Thursday, March 30, 2006

Indiana Supremes Declare School Service Fees Unconstitutional

By way of the Indiana Law Blog, we learn that the Indiana Supreme Court released an opinion today for Nagy v. Evansville-Vanderburgh County School Corporation, a case in which the constitutionality of a $20 student services fee charged to all students of a public school system was challenged on both federal and state grounds. In a 4-1 decision, the Court held that the student services fee violates Article 8, Section 1 of the Indiana Constitution. Unlike the Court of Appeals, however, its ruling did not extend the "free tuition" coverage in the state's constitution to include textbook rental fees.

The provision of the Indiana Constitution in question pertains to a requirement that the "General Assembly . . . provide, by law, for a general and uniform system of Common Schools, wherein tuition shall be without charge, and equally open to all." The plaintiffs also challenged the student services fee under the due process clause of the 14th Amendment to the Constitution, but the Court did not consider that ground because the decision was decided by the Court of Appeals to be in violation of the state constitution.

The student services fee challenged by parents of the school system was used "to pay for, among other things, a coordinator of student services, nurses, media specialists, alternative education, elementary school counselors, a police liaison program, and activities such as athletics, drama and music." Every student was required to pay the $20 fee, including those who qualified for free or reduced fees for school lunches and textbooks. Parents who failed to pay the fee were taken to court and charged a collection fee of up to $100.

The majority opinion written by Justice Rucker examines the legislative history surrounding this particular provision of the Indiana Constitution. The majority took issue with a sweeping read of the provision by the Court of Appeals which interpreted Article 8, Section 1 "to mean that not only must Indiana public schools not charge for ‘tuition’ in the sense of the services of a teacher or instruction, but also must not charge for those functions and services which are by their very nature essential to teaching or ‘tuition,’" which could include textbook fees as well. Rucker wrote, "We are of the view that that the holding expressed by our colleagues sweeps a little too broadly." He continued, "[U]nlike constitutions in a number of states, the framers of Indiana’s constitution were careful not to provide for a free school system. Rather, at most the framers provided that tuition would be free, or more precisely "tuition shall be without charge."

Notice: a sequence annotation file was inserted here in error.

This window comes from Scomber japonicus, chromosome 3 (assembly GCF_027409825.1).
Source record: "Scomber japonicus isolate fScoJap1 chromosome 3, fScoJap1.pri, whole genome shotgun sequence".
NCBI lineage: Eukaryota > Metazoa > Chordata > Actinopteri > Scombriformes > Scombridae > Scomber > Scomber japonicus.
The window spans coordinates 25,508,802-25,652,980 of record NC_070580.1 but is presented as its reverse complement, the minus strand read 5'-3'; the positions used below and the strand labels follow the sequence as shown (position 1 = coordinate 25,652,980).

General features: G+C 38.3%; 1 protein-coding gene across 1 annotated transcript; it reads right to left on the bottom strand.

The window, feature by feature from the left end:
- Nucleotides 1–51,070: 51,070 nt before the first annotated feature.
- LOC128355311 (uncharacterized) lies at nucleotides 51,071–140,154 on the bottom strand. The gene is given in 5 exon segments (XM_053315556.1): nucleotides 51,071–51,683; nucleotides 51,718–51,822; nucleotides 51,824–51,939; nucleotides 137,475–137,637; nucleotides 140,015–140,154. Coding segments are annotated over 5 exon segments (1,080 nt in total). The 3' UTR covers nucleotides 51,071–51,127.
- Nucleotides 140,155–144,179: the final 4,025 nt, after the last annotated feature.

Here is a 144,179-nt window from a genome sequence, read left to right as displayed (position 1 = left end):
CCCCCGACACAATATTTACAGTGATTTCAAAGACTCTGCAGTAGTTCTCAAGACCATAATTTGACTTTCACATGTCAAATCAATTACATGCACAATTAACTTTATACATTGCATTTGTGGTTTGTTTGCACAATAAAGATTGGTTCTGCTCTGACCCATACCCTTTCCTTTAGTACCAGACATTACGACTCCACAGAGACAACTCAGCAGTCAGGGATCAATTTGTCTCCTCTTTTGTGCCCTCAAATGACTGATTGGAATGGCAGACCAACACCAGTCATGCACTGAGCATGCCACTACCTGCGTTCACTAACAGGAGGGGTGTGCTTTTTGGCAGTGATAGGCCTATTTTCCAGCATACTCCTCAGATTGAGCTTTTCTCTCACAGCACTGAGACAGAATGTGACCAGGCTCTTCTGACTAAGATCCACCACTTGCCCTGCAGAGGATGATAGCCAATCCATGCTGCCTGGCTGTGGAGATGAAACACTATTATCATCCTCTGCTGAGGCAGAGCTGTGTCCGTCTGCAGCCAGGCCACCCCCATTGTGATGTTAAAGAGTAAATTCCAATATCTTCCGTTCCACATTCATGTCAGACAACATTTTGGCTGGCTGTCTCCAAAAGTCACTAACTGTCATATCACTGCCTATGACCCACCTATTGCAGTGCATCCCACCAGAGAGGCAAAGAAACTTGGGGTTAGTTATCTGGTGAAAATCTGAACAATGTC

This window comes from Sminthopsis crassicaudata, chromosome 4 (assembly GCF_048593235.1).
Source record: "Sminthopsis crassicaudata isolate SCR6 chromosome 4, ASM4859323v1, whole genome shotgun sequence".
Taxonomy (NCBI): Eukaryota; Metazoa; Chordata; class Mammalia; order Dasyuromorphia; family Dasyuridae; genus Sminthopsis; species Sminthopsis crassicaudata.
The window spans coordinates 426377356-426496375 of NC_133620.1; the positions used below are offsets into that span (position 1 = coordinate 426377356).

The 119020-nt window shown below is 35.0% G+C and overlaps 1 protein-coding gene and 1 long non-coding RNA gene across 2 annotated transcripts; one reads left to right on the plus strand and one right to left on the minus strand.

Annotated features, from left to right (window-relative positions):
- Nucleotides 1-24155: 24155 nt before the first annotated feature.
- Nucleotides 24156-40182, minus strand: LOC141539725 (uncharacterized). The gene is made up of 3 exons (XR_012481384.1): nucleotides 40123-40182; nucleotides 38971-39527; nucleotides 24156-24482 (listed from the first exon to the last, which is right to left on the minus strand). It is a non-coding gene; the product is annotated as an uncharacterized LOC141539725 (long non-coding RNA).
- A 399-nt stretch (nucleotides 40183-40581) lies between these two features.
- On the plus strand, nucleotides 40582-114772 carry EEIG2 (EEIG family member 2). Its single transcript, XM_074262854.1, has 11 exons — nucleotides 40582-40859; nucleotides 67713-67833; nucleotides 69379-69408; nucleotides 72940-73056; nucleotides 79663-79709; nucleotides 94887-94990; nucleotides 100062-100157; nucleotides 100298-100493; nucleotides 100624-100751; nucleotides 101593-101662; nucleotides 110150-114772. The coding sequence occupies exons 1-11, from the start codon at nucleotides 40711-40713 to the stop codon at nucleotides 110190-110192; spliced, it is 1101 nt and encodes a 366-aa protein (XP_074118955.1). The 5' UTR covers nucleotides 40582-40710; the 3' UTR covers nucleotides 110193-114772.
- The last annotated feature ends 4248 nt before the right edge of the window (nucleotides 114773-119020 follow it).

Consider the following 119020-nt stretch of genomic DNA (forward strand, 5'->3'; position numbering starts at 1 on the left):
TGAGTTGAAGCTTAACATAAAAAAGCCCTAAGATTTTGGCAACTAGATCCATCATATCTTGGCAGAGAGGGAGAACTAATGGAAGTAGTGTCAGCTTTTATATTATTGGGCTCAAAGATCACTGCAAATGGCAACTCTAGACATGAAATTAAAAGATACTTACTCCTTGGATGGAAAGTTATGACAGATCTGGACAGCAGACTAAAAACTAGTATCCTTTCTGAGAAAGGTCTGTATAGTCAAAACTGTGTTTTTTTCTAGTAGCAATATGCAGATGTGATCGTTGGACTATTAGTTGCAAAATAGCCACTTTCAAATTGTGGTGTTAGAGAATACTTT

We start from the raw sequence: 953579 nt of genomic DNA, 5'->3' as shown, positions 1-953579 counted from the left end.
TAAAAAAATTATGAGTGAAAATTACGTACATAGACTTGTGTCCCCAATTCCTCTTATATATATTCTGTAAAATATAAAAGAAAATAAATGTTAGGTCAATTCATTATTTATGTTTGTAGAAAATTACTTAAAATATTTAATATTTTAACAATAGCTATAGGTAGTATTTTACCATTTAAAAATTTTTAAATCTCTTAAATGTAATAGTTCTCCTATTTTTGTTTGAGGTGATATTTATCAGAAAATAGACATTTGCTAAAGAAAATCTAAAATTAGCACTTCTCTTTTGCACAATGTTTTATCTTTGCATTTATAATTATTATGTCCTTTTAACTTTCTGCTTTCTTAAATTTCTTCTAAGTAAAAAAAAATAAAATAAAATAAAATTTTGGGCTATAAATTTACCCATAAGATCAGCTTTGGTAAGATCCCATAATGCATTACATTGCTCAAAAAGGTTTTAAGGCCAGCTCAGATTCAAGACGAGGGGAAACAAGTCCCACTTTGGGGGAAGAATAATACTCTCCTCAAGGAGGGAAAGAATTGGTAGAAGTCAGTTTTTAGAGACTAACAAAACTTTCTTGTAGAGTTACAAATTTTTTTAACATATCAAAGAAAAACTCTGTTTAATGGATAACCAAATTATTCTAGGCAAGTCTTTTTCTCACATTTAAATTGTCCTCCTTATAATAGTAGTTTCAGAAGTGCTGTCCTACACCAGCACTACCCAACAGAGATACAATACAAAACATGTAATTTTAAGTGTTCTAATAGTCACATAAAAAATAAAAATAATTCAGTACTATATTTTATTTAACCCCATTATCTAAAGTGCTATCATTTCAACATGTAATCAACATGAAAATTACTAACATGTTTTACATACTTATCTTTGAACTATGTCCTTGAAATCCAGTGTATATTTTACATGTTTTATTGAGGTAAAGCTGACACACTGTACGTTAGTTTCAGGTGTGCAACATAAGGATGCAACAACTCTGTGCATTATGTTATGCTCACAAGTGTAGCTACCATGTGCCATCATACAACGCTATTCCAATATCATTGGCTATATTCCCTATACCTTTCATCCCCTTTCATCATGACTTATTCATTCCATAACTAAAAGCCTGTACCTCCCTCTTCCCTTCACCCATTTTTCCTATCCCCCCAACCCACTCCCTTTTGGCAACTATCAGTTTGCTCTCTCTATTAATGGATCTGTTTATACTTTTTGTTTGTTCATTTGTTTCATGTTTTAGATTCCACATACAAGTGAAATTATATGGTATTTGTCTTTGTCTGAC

Rucker's opinion takes a fascinating look at the history surrounding the free common school debate in Indiana in the 1840s. A public referendum on the question in 1848 was approved by just 56% of the state's voters. Strong opposition came from the state's wealthier and poorer residents. Interestingly, some voters feared that a free public school system would endanger religious freedom. One resident said, "The bait is to give our children an education; the chief object is to religiously traditionize them, and then unite Church and state." Perhaps that person perceptively had in mind someone like D.C. Stephenson or Eric Miller. Interpreting the text of the constitution in the context of the history surrounding its passage, Rucker concludes a narrower meaning of "tuition without charge." He writes, "Rather than completely subsidizing education, which would fall within the meaning of a "free school" system, the framers pursued a more modest, and perhaps less controversial, route: a uniform statewide system of public schools that would be supported by taxation. Indeed the term "common school" was widely understood to mean "public school."

The Court then looked at how the Indiana General Assembly had gone about creating a general and uniform system of public schools. Rucker writes:

Where the legislature—or through delegation of its authority the State Board—has identified programs, activities, projects, services or curricula that it either mandates or permits school corporations to undertake, the legislature has made a policy decision regarding exactly what qualifies as a part of a uniform system of public education commanded by Article 8, Section 1 and thus what qualifies for funding at public expense. And of course the legislature has the authority to place appropriate conditions or limitations on any such funding. However, absent specific statutory authority, fees or charges for what are otherwise public education cost items cannot be levied directly or indirectly against students or their parents. Only programs, activities, projects, services or curricula that are outside of or expand upon those identified by the legislature—what we understand to be "extracurricular"—may be considered as not a part of a publicly-funded education. And thus a reasonable fee may be assessed, but only against those students who participate in or take advantage of them.

The Court noted that the items for which the student service fees were charged by the school were all items that had been deemed by the legislature or the State Board of Education to be "part and parcel of a public school education and by extension qualify for public funding." The problem the court found with the fee was that it also included "programs, services or activities that are outside of or expand upon those deemed by the legislature or State Board." Rucker writes, "[T]he mandatory fee [the school] imposed generally on all students, whether the student avails herself of a service or participates in a program or activity or not, becomes a charge for attending a public school and obtaining a public education. Such a charge contravenes the "Common Schools" mandate as the term is used in Article 8, Section 1 and is therefore unconstitutional. Rucker hastens to add though, "The Indiana Constitution does not prohibit [schools] from charging individual students for their participation in such extracurriculars or for their consumption of such services."